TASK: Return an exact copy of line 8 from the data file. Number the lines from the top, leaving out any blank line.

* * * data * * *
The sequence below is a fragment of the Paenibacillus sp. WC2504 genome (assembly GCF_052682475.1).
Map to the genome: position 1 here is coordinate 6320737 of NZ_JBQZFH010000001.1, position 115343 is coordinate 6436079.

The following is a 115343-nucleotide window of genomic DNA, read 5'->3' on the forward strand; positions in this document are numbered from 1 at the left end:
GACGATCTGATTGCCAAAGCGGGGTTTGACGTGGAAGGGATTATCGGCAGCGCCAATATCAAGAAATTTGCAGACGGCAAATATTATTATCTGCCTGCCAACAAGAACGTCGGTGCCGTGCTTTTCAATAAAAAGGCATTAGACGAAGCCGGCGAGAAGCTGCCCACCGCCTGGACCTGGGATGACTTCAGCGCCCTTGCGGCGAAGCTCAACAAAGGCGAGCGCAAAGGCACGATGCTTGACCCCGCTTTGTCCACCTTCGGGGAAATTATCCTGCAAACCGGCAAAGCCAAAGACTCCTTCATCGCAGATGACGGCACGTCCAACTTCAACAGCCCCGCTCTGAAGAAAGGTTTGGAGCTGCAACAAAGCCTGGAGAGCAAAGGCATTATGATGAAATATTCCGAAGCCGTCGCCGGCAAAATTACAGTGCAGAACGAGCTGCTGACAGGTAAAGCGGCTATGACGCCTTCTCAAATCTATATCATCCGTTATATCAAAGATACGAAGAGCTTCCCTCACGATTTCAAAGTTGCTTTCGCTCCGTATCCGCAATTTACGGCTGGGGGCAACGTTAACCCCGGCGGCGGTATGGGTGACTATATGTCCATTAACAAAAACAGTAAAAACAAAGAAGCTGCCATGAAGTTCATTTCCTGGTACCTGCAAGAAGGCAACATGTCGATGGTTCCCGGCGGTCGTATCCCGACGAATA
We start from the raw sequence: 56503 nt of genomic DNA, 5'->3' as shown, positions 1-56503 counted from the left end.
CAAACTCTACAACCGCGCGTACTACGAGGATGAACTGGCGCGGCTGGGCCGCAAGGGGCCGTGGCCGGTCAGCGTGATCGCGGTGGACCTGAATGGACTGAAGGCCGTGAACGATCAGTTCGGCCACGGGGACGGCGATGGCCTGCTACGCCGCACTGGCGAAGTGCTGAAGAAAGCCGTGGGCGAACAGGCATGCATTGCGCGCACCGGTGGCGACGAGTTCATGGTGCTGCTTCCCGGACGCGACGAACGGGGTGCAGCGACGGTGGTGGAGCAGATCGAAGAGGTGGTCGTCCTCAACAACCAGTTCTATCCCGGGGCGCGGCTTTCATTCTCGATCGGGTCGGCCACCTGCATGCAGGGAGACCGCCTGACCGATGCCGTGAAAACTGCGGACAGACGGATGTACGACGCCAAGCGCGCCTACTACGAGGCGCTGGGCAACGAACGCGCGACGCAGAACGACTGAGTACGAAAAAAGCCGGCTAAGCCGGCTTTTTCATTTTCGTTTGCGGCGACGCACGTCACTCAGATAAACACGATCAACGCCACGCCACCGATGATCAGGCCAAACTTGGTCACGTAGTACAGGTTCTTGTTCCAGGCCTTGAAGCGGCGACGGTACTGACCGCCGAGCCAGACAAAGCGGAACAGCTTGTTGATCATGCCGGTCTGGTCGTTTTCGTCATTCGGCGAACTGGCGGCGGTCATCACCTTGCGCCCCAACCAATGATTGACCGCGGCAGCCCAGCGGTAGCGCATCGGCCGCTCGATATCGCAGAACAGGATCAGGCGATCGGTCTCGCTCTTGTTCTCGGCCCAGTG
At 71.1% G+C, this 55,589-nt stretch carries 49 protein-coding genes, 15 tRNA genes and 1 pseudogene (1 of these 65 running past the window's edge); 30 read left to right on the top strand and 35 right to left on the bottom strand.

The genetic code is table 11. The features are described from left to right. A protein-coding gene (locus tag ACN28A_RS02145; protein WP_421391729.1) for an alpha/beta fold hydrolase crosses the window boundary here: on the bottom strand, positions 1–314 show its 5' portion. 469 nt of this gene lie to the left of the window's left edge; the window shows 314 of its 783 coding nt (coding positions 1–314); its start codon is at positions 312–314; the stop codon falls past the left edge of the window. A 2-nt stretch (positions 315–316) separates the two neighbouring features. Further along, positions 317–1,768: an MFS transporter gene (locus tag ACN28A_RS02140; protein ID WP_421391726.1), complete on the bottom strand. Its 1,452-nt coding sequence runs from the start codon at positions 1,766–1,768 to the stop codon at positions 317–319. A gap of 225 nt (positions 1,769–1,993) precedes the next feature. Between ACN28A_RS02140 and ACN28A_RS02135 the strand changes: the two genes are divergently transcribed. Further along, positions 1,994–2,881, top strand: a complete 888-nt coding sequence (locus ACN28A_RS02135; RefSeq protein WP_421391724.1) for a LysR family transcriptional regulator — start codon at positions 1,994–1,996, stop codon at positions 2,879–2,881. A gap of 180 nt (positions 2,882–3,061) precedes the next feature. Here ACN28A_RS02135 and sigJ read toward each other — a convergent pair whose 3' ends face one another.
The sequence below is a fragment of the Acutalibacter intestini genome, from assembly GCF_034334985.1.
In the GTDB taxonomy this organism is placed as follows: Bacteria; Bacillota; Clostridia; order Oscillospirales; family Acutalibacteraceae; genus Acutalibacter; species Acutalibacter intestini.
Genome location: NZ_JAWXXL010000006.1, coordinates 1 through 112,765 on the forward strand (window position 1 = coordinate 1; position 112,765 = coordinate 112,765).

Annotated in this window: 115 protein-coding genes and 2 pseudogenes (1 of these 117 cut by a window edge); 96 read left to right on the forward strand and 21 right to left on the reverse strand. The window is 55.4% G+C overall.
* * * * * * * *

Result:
The genetic code is table 11. The features are described from left to right. A protein-coding gene (locus tag ACN28A_RS02145; protein WP_421391729.1) for an alpha/beta fold hydrolase crosses the window boundary here: on the bottom strand, positions 1–314 show its 5' portion. 469 nt of this gene lie to the left of the window's left edge; the window shows 314 of its 783 coding nt (coding positions 1–314); its start codon is at positions 312–314; the stop codon falls past the left edge of the window. A 2-nt stretch (positions 315–316) separates the two neighbouring features. Further along, positions 317–1,768: an MFS transporter gene (locus tag ACN28A_RS02140; protein ID WP_421391726.1), complete on the bottom strand. Its 1,452-nt coding sequence runs from the start codon at positions 1,766–1,768 to the stop codon at positions 317–319. A gap of 225 nt (positions 1,769–1,993) precedes the next feature. Between ACN28A_RS02140 and ACN28A_RS02135 the strand changes: the two genes are divergently transcribed. Further along, positions 1,994–2,881, top strand: a complete 888-nt coding sequence (locus ACN28A_RS02135; RefSeq protein WP_421391724.1) for a LysR family transcriptional regulator — start codon at positions 1,994–1,996, stop codon at positions 2,879–2,881. A gap of 180 nt (positions 2,882–3,061) precedes the next feature. Here ACN28A_RS02135 and sigJ read toward each other — a convergent pair whose 3' ends face one another.